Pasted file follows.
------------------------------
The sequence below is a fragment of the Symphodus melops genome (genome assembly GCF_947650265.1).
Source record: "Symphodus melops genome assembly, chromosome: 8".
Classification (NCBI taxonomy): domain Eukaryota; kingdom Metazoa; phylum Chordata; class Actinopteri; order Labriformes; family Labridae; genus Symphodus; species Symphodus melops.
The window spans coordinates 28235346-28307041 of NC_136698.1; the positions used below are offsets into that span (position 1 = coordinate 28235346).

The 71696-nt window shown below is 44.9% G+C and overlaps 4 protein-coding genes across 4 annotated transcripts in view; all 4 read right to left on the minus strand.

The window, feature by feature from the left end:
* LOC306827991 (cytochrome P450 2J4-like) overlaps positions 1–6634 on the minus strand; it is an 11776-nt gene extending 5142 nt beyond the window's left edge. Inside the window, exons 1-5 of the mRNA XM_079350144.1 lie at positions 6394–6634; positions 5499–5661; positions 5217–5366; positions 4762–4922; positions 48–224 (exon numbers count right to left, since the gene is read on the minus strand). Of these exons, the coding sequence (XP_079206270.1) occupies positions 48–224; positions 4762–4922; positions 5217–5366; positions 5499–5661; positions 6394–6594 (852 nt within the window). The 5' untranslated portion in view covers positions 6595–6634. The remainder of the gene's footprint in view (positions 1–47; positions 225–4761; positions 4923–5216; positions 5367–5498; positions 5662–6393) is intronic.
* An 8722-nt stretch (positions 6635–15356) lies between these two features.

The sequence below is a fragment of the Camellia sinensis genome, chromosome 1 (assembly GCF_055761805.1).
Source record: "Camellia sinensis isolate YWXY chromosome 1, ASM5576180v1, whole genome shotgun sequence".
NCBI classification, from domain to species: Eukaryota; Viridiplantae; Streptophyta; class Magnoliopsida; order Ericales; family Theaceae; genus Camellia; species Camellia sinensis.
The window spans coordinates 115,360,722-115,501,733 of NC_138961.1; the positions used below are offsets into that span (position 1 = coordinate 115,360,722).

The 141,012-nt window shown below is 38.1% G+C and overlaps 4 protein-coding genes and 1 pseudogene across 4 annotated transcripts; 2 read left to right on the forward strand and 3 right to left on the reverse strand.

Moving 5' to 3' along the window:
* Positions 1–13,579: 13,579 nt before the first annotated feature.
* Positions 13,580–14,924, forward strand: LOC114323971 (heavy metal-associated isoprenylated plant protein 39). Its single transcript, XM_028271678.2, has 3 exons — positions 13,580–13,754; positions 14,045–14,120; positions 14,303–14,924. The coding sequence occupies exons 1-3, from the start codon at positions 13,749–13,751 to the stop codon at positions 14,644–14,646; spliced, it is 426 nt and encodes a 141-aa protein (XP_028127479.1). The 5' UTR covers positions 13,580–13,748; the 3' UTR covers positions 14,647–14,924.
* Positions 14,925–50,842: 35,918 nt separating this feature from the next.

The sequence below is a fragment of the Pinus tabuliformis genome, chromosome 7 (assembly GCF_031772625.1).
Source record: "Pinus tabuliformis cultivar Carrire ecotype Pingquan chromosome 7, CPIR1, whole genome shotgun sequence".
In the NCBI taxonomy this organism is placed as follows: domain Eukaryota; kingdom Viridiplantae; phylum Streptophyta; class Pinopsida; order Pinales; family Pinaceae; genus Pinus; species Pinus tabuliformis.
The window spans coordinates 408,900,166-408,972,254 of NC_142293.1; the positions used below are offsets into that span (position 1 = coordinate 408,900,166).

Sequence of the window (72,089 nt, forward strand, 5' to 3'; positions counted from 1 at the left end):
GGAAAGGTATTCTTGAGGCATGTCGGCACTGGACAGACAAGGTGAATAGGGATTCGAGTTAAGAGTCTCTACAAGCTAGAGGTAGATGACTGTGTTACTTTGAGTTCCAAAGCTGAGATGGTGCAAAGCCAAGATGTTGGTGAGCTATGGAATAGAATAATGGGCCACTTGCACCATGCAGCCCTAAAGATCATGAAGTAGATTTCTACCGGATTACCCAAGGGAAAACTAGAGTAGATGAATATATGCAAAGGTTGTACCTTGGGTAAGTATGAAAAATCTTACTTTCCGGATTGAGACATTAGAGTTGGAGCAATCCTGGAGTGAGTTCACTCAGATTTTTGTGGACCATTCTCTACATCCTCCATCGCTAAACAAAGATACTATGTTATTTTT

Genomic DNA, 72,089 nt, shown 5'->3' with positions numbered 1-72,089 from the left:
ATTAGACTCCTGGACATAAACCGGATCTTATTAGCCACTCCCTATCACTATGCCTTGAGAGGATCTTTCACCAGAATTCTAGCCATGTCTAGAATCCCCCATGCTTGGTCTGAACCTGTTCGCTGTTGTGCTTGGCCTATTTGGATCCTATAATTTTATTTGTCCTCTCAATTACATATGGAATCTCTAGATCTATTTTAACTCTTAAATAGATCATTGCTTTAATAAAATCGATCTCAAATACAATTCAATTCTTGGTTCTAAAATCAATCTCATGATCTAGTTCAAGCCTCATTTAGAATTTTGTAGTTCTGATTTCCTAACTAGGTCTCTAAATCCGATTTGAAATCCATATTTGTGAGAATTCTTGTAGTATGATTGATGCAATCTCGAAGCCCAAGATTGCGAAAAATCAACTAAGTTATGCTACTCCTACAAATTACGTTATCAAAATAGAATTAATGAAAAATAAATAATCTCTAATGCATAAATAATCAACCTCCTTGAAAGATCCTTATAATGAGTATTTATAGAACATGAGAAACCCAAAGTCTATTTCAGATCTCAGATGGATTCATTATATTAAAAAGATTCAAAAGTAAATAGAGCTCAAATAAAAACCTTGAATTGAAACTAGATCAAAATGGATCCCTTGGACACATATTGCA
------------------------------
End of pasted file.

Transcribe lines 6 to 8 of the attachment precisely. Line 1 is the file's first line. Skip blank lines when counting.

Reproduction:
The window, feature by feature from the left end:
* LOC306827991 (cytochrome P450 2J4-like) overlaps positions 1–6634 on the minus strand; it is an 11776-nt gene extending 5142 nt beyond the window's left edge. Inside the window, exons 1-5 of the mRNA XM_079350144.1 lie at positions 6394–6634; positions 5499–5661; positions 5217–5366; positions 4762–4922; positions 48–224 (exon numbers count right to left, since the gene is read on the minus strand). Of these exons, the coding sequence (XP_079206270.1) occupies positions 48–224; positions 4762–4922; positions 5217–5366; positions 5499–5661; positions 6394–6594 (852 nt within the window). The 5' untranslated portion in view covers positions 6595–6634. The remainder of the gene's footprint in view (positions 1–47; positions 225–4761; positions 4923–5216; positions 5367–5498; positions 5662–6393) is intronic.
* An 8722-nt stretch (positions 6635–15356) lies between these two features.